M.A Digital Film
Research interests: Women in Film, Feminism, Silent African-American women filmmakers and British Women Collective Films

My research question focuses on:
The Female Voice on Screen: Freedom and No Shame.
How women filmmakers are exploiting the internet to create web series that reflect unheard voices without boundaries from 2011- 2016.


© Still from The Strolling Series

The cinematic experience has changed for viewers since its birth and the digital revolution is changing how people choose to watch moving images – from subscribing to Youtube series through to searching for comical gifs.

This freedom has given women, both young and mature, the ability to create a voice online that does not need a pitch, a huge film crew, approval from a film company/television network or a huge amount of money. This freedom is the birth of the web series in the late 1990’s. The early series were raw and notebook-like concepts on a screen, but in the last few years with digital technology forever changing and making technology less fearful, they have become more cinematic. The crowd sourcing phenomenon has also played a huge part in the development of these series as an alternative way of financing projects. According to Wikipedia, ‘In 2015, it was estimated that worldwide over US$34 billion was raised this way.’ The viewer can contribute from anywhere in the world with internet connection to help fund their favourite web series for another episode or season. The relationship between the viewer and filmmaker is also changing with this form of online series. Comments can be made directly after watching an episode, whether if be via the channel’s dialogue box or social media.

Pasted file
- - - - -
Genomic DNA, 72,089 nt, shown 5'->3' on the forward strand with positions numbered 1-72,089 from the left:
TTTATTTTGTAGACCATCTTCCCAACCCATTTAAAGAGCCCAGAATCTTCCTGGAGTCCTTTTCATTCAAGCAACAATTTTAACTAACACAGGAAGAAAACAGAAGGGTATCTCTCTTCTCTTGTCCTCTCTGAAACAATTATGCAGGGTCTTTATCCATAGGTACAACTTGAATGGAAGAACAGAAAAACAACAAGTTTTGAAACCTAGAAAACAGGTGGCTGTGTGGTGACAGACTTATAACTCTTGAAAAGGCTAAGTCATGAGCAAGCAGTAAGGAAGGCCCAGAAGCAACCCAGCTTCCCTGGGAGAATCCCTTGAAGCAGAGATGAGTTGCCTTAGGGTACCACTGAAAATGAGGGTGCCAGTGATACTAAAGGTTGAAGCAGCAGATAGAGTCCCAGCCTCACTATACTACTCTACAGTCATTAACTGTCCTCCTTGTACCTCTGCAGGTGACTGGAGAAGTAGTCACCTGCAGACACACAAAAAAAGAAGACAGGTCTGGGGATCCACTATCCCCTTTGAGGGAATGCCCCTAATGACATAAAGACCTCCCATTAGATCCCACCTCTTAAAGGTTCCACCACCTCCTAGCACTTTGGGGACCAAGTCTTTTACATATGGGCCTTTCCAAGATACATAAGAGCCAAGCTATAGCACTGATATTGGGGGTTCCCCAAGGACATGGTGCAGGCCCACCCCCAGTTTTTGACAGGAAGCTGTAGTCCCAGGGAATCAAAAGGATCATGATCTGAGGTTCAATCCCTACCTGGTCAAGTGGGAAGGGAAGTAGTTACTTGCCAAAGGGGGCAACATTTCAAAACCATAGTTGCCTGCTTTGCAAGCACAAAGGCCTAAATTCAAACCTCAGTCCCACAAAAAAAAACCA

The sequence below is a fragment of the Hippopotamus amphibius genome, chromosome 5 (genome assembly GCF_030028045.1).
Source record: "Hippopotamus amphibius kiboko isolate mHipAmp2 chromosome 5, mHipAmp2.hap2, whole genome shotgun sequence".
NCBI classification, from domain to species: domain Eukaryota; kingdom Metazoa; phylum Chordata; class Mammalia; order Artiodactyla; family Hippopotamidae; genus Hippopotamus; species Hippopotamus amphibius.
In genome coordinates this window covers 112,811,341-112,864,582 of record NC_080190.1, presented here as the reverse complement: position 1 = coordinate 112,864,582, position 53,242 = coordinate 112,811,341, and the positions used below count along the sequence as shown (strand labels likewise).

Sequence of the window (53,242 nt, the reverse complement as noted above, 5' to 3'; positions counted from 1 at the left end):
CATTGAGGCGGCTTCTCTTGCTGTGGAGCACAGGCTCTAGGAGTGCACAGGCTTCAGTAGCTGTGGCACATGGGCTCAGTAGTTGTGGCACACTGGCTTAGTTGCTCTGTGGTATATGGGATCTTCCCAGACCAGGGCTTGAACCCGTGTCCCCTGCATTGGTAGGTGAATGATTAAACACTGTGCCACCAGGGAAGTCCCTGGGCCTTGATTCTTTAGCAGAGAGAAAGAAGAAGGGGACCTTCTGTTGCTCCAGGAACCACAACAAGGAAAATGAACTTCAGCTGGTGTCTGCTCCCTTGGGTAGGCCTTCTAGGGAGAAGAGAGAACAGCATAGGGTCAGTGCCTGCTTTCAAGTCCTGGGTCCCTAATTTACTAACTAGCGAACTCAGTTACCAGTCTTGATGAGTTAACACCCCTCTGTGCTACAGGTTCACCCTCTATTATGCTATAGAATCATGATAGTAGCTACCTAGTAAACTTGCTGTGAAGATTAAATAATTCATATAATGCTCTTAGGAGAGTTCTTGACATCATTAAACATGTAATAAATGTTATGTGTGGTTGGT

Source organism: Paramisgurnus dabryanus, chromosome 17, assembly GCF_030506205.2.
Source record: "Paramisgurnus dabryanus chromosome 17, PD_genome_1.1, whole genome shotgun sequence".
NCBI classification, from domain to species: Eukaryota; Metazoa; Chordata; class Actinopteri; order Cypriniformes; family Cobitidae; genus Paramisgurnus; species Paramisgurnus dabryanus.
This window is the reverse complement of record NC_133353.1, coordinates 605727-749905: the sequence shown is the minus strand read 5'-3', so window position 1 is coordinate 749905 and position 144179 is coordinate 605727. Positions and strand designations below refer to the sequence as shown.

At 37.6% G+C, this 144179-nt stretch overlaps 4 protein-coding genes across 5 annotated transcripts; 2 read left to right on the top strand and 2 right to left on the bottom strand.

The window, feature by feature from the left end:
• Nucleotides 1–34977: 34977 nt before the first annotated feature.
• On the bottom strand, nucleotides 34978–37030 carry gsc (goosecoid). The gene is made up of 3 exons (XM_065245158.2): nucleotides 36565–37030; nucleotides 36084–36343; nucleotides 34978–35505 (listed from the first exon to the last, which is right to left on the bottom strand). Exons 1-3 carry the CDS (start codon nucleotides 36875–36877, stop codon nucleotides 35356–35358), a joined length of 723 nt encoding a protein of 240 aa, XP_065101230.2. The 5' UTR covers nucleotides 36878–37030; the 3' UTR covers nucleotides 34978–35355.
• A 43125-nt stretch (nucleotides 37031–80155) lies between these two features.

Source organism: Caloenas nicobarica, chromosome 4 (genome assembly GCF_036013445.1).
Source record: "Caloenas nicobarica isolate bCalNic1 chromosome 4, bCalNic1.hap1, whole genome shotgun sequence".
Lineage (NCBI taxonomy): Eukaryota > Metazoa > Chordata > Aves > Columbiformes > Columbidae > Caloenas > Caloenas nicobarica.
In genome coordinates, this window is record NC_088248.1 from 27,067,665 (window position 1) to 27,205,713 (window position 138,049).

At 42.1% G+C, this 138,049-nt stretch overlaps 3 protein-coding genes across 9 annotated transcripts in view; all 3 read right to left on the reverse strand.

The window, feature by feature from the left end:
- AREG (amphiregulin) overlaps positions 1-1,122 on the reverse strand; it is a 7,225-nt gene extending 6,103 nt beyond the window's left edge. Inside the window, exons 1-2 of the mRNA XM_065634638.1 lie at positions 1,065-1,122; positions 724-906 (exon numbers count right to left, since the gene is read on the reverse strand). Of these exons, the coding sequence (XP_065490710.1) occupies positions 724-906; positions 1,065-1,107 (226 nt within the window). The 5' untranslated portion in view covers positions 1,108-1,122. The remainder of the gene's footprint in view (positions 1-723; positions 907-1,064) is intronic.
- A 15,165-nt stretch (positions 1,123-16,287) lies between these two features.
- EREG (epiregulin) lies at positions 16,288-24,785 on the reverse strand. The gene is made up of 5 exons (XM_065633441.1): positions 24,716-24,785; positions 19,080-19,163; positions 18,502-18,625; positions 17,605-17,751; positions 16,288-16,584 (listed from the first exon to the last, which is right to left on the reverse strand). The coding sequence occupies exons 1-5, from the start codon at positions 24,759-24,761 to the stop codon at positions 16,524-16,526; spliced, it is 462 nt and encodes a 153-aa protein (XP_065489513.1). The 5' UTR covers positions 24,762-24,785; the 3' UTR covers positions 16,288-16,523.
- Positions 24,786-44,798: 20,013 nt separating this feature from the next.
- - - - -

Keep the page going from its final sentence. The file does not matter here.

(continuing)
The filmmaker of the web series have freedom and the women choosing to exploit this medium have the freedom to make work that reflects the wide spectrum of female subjectivity and move away from the historical ‘male gaze’ (Mulvey) that remains within mainstream film narrative.  The 21st century filmmakers are the cyber-flâneurs of contemporary film culture, who are making visual observations about taboo subjects relating to women, contemporary feminism and culture, gender, sexuality and female dichotomy. 

The filmmakers I will focus on are Cecile Emeke (Strolling Series 2014), Sydney Freedland (Her Story 2016), Jessica Kahweiler (The Skinny, 2016) and Issa Rae (Awkward Black Girl 2011). Their work shows diversity, human faults, uncomfortable situations and realities in either a fictional, semi-autobiographical or documentary style. They are all very different genres but reflect a female subjectivity, challenge race, gender and a different approach to how spectators can experience film in the cyber-age.

© Strolling Series
• Cecile Emeke: www.strollingseries.com

• Sydney Freedland: www.herstoryshow.com

• Jessica Kahweiler: www.refinery29.com/the-skinny-tv

Issa Rae: www.awkwardblackgirl.com

The following posts will look further into each series and the discourse will focus on the web series’s cinematography and how women’s film history has made an impact on this genre. I will focus on the pioneer women filmmakers, contemporary filmmakers that place women in usual spaces and the second wave feminist film collectives who decided to make noise and challenge women on screen, which is present in web series today.